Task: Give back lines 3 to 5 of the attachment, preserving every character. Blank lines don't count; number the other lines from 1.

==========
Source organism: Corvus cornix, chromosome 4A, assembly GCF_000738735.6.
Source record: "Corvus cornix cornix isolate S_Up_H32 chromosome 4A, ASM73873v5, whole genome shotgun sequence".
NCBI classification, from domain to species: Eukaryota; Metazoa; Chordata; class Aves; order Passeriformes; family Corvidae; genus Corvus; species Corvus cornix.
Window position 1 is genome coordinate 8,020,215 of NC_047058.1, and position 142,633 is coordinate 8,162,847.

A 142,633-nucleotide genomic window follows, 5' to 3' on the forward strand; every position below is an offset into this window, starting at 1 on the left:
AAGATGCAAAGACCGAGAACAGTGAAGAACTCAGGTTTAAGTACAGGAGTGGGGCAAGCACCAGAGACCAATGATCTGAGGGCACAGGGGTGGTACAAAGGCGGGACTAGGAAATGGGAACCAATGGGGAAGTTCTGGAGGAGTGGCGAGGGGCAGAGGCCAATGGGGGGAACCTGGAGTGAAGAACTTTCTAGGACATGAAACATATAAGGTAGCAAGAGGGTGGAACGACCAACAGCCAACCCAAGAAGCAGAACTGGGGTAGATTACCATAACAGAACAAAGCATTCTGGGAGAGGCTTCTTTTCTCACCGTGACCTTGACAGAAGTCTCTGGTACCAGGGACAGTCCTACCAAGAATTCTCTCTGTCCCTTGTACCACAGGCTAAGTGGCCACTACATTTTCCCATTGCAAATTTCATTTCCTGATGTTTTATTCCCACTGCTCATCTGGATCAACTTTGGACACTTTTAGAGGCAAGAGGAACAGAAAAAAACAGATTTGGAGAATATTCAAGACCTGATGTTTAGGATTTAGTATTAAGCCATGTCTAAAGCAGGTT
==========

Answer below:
NCBI classification, from domain to species: Eukaryota; Metazoa; Chordata; class Aves; order Passeriformes; family Corvidae; genus Corvus; species Corvus cornix.
Window position 1 is genome coordinate 8,020,215 of NC_047058.1, and position 142,633 is coordinate 8,162,847.

A 142,633-nucleotide genomic window follows, 5' to 3' on the forward strand; every position below is an offset into this window, starting at 1 on the left: